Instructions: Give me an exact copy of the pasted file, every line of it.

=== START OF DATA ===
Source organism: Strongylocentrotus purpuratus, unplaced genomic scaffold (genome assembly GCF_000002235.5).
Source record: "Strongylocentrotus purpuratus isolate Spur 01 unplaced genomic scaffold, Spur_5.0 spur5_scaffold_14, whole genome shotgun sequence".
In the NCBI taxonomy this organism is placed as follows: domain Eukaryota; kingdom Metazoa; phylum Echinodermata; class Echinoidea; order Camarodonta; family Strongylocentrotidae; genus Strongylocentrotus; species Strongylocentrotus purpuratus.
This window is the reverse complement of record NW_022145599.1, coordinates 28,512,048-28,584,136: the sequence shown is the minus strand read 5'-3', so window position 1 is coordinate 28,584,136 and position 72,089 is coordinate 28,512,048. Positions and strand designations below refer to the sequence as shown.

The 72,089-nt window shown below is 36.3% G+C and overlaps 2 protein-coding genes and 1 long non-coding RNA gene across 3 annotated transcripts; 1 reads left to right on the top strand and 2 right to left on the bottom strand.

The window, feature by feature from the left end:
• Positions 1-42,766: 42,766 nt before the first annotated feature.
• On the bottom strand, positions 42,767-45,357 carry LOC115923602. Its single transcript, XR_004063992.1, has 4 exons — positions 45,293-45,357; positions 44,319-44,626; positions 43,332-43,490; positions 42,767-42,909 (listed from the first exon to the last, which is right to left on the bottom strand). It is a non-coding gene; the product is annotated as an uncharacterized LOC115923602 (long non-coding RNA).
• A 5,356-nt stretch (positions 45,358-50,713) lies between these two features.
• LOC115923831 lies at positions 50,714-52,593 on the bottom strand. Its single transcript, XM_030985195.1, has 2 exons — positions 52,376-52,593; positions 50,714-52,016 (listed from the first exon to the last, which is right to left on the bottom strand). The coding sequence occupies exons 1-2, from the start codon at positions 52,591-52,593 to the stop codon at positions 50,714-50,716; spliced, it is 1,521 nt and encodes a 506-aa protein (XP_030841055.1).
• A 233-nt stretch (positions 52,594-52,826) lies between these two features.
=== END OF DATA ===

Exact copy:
Source organism: Strongylocentrotus purpuratus, unplaced genomic scaffold (genome assembly GCF_000002235.5).
Source record: "Strongylocentrotus purpuratus isolate Spur 01 unplaced genomic scaffold, Spur_5.0 spur5_scaffold_14, whole genome shotgun sequence".
In the NCBI taxonomy this organism is placed as follows: domain Eukaryota; kingdom Metazoa; phylum Echinodermata; class Echinoidea; order Camarodonta; family Strongylocentrotidae; genus Strongylocentrotus; species Strongylocentrotus purpuratus.
This window is the reverse complement of record NW_022145599.1, coordinates 28,512,048-28,584,136: the sequence shown is the minus strand read 5'-3', so window position 1 is coordinate 28,584,136 and position 72,089 is coordinate 28,512,048. Positions and strand designations below refer to the sequence as shown.

The 72,089-nt window shown below is 36.3% G+C and overlaps 2 protein-coding genes and 1 long non-coding RNA gene across 3 annotated transcripts; 1 reads left to right on the top strand and 2 right to left on the bottom strand.

The window, feature by feature from the left end:
• Positions 1-42,766: 42,766 nt before the first annotated feature.
• On the bottom strand, positions 42,767-45,357 carry LOC115923602. Its single transcript, XR_004063992.1, has 4 exons — positions 45,293-45,357; positions 44,319-44,626; positions 43,332-43,490; positions 42,767-42,909 (listed from the first exon to the last, which is right to left on the bottom strand). It is a non-coding gene; the product is annotated as an uncharacterized LOC115923602 (long non-coding RNA).
• A 5,356-nt stretch (positions 45,358-50,713) lies between these two features.
• LOC115923831 lies at positions 50,714-52,593 on the bottom strand. Its single transcript, XM_030985195.1, has 2 exons — positions 52,376-52,593; positions 50,714-52,016 (listed from the first exon to the last, which is right to left on the bottom strand). The coding sequence occupies exons 1-2, from the start codon at positions 52,591-52,593 to the stop codon at positions 50,714-50,716; spliced, it is 1,521 nt and encodes a 506-aa protein (XP_030841055.1).
• A 233-nt stretch (positions 52,594-52,826) lies between these two features.